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admiration ancient appears Aristophanes Astyages beautiful believe Belzoni Bible Bishop called Canaan cause character Christ Christian chronology church Climate of London common Cyaxares death Divine doctrine Dodwell Duke effect Egypt Egyptian enemies Esar-haddon evidence expressed fact faith father favour feel feet friends give Greece Greek hand Hebrew Herodotus hexameters honour Hughes human hygrometer influence Ioannina Israelites Kastri King language London Lord Byron Lord Waldegrave Majesty Manetho manner mean ment mind ministers moral nation nature never object observation opinion Parga Parthenon party Pasha passage person Pitt poem poet political present Prevesa Prince principles Queen racter rain readers reason reign respect royal Scripture seems Socinian Socrates Southey spirit supposed temperature temple Thebes thing thou tion translation traveller truth Unitarians verse Voltaire Wardlaw whole winds words writers
Page 436 - And this is the confidence that we have in him, that if we ask any thing according to his will, he heareth us ; and if we know that he hear us, whatsoever we ask, we know that we have the petitions that we desired of him.
Page 245 - I sought a resting-place, found one, and contrived to sit ; but when my weight bore on the body of an Egyptian, it crushed it like a band-box. I naturally had recourse to my hands to sustain my weight, but they found no better support ; so that I sunk altogether among the broken mummies, with a crash of bones, rags, and wooden cases, which raised such a dust as kept me motionless for a quarter of an hour, waiting till it subsided again.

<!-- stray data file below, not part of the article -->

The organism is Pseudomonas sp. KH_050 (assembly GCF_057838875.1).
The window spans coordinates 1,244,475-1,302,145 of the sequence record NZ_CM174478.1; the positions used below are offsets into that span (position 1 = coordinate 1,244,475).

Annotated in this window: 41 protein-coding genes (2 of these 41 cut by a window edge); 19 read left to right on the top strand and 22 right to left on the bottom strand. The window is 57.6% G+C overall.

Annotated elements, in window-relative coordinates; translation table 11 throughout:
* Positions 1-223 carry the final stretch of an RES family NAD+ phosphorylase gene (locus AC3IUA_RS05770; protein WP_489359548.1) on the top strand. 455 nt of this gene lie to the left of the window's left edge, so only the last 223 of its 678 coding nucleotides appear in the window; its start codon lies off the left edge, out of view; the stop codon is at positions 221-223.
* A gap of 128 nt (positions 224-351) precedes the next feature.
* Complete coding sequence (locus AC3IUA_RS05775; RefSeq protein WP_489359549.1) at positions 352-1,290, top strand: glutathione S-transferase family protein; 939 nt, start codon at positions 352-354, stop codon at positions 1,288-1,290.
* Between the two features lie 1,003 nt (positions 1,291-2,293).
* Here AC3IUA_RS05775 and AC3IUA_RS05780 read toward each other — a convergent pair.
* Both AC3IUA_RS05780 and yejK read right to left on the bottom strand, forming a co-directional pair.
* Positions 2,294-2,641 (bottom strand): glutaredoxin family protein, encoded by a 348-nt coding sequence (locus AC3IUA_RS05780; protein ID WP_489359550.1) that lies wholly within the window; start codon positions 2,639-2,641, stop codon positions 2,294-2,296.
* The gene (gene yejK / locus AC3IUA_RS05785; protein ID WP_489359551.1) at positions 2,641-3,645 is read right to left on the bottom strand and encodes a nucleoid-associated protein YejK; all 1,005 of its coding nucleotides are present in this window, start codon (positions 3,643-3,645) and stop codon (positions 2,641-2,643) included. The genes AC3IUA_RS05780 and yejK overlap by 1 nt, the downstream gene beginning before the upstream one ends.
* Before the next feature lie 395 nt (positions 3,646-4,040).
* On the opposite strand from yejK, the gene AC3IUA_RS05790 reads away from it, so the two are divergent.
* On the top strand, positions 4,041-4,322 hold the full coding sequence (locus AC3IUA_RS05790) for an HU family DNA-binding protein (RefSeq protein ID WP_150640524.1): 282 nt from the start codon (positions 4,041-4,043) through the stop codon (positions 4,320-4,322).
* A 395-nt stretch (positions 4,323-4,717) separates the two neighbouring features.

Page 382 - The person who would treat such a subject must increase the ideal, and diminish the actual horror of the events, so that the pleasure which arises from the poetry which exists in these tempestuous sufferings and crimes may mitigate the pain of the contemplation of the moral deformity from which they spring.
Page 146 - Let this mind be in you, which was also in Christ Jesus ; who, being in the form of God, thought it not robbery to be equal with God ; but made Himself of no reputation, and took upon Him the form of a servant, and was made in the likeness of man : and being found in fashion as a man, He humbled Himself, and became obedient unto death, even the death of the Cross.
Page 185 - If ye were of the world, the world would love his own : but because ye are not of the world, but I have chosen you out of the world, therefore the world hateth you.
Page 387 - Pah ! I am choked ! There creeps A clinging, black, contaminating mist About me — 'tis substantial, heavy, thick ; I cannot pluck it from me, for it glues My fingers and my limbs to one another, And eats into my sinews, and dissolves My flesh to a pollution, poisoning The subtle, pure, and inmost spirit of life ! My God ! I never knew what the mad felt Before ; for I am mad beyond all doubt ! [Afore wildly.
Page 185 - I am come in my Father's name, and ye receive me not: if another shall come in his own name, him ye will receive.
Page 499 - Ireland, and the dominions thereunto belonging, according to the statutes in parliament agreed on, and the respective laws and customs of the same ? Sovereign. I solemnly promise so to do.